C.I. Direct Blue 1, 15, 22, 25, 41, 76, 80, 90, 98, 106, 108, 120, 158, 163, 168, 199, 226 and the like; C.I. Acid Blue 1, 7, 15, 22, 23, 25, 29, 40, 43, 59, 62, 74, 78, 80, 90, 100, 102, 104, 117, 127, 138, 158, 161, 203, 204, 244 and the like; C.I. Pigment Blue 1, 2, 3, 15, 15:2, 15:3, 15:4, 16, 22, 60 and the like.

[Yellow Coloring Materials]

C.I. Direct Yellow 8, 11, 12, 27, 28, 33, 39, 44, 50, 58, 85, 86, 87, 88, 89, 98, 100, 110, 132, 173 and the like; C.I. Acid Yellow 1, 3, 7, 11, 17, 23, 25, 29, 36, 38, 40, 42, 44, 76, 98, 99 and the like; C.I. Pigment Yellow 1, 2, 3, 12, 13, 14, 15, 16, 17, 73, 74, 75, 83, 93, 95, 97, 98, 114, 128, 138, 180 and the like.

[Orange Coloring Materials]

C.I. Acid Orange 7, 8, 10, 12, 24, 33, 56, 67, 74, 88, 94, 116, 142 and the like; C.I. Acid Red 111, 114, 266, 374 and the like; C.I. Direct Orange 26, 29, 34, 39, 57, 102, 118 and the like; C.I. Food Orange 3 and the like; C.I. Reactive Orange 1, 4, 5, 7, 12, 13, 14, 15, 16, 20, 29, 30, 84, 107 and the like; C.I. Disperse Orange 1, 3, 11, 13, 20, 25, 29, 30, 31, 32, 47, 55, 56 and the like; C.I. Pigment Orange 43 and the like; C.I. Pigment Red 122, 170, 177, 194, 209, 224 and the like.

[Green Coloring Materials]

C.I. Acid Green 1, 3, 5, 6, 9, 12, 15, 16, 19, 21, 25, 28, 81, 84 and the like; C.I Direct Green 26, 59, 67 and the like; C.I. Food Green 3 and the like; C.I. Reactive Green 5, 6, 12, 19, 21 and the like; C.I. Disperse Green 6, 9 and the like; C.I. Pigment Green 7, 36 and the like.

[Blue-Coloring Materials]

C.I. Acid Blue 62, 80, 83, 90, 104, 112, 113, 142, 203, 204, 221, 244 and the like; C.I. Reactive Blue 49 and the like; C.I. Acid Violet 17, 19, 48, 49, 54, 129 and the like; C.I. Direct Violet 9, 35, 47, 51, 66, 93, 95, 99 and the like; C.I. Reactive Violet 1, 2, 4, 5, 6, 8, 9, 22, 34, 36 and the like; C.I. Disperse Violet 1, 4, 8, 23, 26, 28, 31, 33, 35, 38, 48, 56 and the like; C.I. Pigment Blue 15:6 and the like; C.I. Pigment Violet 19, 23, 37 and the like.

[Black Coloring Materials]

C.I. Direct Black 17, 19, 22, 31, 32, 51, 62, 71, 74, 112, 113, 154, 168, 195 and the like; C.I. Acid Black 2, 48, 51, 52, 110, 115, 156 and the like; C.I. Food Black 1, 2 and the like; carbon black and the like.

(Aqueous Medium)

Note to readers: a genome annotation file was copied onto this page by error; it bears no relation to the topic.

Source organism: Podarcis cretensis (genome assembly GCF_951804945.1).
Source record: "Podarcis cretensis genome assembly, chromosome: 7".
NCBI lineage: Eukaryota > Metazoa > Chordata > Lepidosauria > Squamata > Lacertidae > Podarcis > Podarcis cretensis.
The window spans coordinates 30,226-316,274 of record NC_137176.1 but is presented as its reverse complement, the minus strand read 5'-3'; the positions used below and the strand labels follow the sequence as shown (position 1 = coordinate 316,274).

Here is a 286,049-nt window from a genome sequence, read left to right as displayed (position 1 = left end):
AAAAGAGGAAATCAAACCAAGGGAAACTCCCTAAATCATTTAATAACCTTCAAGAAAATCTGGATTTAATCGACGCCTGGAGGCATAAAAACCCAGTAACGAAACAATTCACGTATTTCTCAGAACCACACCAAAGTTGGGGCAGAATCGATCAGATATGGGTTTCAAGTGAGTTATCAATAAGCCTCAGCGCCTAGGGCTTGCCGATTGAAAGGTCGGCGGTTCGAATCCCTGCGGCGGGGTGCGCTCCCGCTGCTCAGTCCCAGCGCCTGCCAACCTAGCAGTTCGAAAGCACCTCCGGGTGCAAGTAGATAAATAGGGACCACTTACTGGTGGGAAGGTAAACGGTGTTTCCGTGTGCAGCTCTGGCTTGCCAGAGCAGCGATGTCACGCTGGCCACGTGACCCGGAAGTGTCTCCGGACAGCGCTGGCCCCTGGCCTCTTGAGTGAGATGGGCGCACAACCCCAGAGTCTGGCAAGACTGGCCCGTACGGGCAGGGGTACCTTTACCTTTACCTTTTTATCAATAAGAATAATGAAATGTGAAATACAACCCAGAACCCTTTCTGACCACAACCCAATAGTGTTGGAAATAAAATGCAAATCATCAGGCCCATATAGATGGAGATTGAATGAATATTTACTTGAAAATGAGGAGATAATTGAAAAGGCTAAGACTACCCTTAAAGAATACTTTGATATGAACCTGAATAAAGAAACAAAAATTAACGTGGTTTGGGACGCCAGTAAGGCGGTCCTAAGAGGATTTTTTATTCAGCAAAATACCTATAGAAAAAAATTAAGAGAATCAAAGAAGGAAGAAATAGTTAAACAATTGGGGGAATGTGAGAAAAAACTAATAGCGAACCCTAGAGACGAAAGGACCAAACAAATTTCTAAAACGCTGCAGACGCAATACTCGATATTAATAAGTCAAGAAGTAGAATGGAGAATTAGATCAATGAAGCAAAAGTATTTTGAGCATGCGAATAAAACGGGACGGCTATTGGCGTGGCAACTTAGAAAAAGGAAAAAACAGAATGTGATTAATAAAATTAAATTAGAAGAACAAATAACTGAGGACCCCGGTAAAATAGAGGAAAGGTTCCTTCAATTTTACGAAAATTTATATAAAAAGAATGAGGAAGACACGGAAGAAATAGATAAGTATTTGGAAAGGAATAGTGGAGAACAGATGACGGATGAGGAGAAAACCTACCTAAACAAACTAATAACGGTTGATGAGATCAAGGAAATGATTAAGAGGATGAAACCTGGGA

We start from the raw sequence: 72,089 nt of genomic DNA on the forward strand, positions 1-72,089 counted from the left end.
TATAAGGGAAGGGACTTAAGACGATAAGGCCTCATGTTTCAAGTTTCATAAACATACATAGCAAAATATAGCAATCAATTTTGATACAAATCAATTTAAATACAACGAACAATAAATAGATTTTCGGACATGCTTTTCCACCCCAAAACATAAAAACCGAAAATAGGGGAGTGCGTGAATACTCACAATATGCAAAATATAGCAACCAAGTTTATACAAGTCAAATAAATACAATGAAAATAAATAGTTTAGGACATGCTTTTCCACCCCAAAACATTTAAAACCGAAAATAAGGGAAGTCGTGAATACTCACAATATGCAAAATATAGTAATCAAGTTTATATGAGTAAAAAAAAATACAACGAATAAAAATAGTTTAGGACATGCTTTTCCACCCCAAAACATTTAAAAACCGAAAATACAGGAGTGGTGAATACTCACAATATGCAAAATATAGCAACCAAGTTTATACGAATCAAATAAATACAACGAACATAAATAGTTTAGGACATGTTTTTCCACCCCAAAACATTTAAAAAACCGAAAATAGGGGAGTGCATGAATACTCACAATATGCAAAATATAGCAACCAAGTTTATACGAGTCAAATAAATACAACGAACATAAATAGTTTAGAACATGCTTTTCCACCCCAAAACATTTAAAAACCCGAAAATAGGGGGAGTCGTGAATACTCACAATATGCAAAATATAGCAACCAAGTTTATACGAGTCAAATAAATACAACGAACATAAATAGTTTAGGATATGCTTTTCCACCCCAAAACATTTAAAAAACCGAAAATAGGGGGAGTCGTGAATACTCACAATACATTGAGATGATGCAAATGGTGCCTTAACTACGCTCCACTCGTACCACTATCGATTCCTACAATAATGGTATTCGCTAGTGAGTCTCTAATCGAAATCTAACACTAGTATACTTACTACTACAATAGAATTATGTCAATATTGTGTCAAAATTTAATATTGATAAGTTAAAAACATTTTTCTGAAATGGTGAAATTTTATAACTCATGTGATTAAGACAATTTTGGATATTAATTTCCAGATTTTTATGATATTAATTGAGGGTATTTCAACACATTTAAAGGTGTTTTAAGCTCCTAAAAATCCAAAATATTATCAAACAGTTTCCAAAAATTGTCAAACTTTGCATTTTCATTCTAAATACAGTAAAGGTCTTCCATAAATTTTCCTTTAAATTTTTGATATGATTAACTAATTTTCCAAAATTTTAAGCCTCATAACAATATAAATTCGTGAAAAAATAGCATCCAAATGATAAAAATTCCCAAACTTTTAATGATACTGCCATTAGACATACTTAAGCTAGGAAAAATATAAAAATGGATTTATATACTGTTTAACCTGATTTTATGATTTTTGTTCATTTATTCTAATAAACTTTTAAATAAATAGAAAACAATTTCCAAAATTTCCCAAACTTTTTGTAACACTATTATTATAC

The ink according to the present invention can use water or an aqueous medium which is a mixed solvent of water and various water-soluble organic solvents.

The water-soluble organic solvent is not restricted as long as the solvent is soluble in water. Examples of solvents which can be used include alkyl alcohols having 1 to 4 carbon atoms, such as ethanol, isopropanol, n-butanol, isobutanol, sec-butanol and tert-butanol; carboxylic acid amides such as N,N-dimethylformamide or N,N-dimethylacetamide; ketones and ketoalcohols such as acetone, methylethyl ketone and 2-methyl-2-hydroxypentane-4-one; cyclic ethers such as tetrahydrofuran and dioxane; polyalcohols such as glycerin, ethylene glycol, diethylene glycol, triethylene glycol, tetraethylene glycol, 1,2- or 1,3-propylene glycol, 1,2 or 1,4-butylene glycol, polyethylene glycol, 1,3-butanediol, 1,5-pentanediol, 1,2-hexanediol, 1,6-hexanediol, dithioglycol, 2-methyl-1,3-propanediol, 1,2,6-hexanetriol, acetylene glycol derivatives and trimethylolpropane; polyalcohol alkylethers such as ethylene glycol monomethyl (or ethyl) ether, diethylene glycol monomethyl (or ethyl) ether, and triethylene glycol monomethyl (or butyl) ether; heterocycles such as 2-pyrrolidone, N-methyl-2-pyrrolidone, 1,3-dimethyl-2-imidazolidinone, and N-methylmorpholine; sulfur-containing compounds such as dimethylsulfoxide; and urea and urea derivatives. Each of those water-soluble organic solvents may be used alone, or two or more of them may be used as a mixture.

The content of such water-soluble organic solvent is preferably from 5.0 mass % to 90.0 mass %, more preferably from 10.0 mass % to 50.0 mass % with respect to the total mass of the ink. If the content is less than this range, there is a possibility that reliability, such as ejection properties, is lowered when used for an ink jet ink. If the content exceeds this range, there is a possibility that a problem may occur in ink supply due an increase in ink viscosity.

Deionized water (ion-exchanged water) is preferably used as water. The content of water is preferably from 10.0 mass % to 90.0 mass % with respect to the total mass of the ink.

(Other Additives)

In the present invention, various other additives, such as a surfactant, pH adjuster, chelating agent, corrosion inhibitor, preservative, mildew-proof agent, ultraviolet absorber, viscosity adjuster, defoaming agent and water-soluble polymer, may also be incorporated as needed.

Specific examples of a surfactant include anionic surfactants, ampholytic surfactants, cationic surfactants and nonionic surfactants.

Specific examples of anionic surfactants include alkylsulfocarboxylate, α-olefin sulfonate, polyoxyethylene alkyl ether acetate, N-acylamino acid and salts thereof, N-acylethyltaurine salts, alkyl sulfate polyoxyalkyl ether sulfate, alkyl sulfate polyoxyethylene alkyl ether phosphate, rosin acid soap, castor oil sulfate, lauryl alcohol sulfate, alkylphenol phosphate, alkyl phosphate, alkylaryl sulfonate, diethyl sulfosuccinate, diethylhexyl sulfosuccinate and dioctyl sulfosuccinate.

Specific examples of cationic surfactants include 2-vinylpyridine derivatives and poly-4-vinylpyridine derivatives.

Specific examples of amphoteric surfactants include lauryl dimethylaminoacetic acid betaines, 2-alkyl-N-carboxymethyl-N-hydroxyethylimidazolinium betaines, palm oil fatty acid amidopropyldimethylaminoacetic acid betaines, polyoctylpolyaminoethyl glycine and other imidazoline derivatives.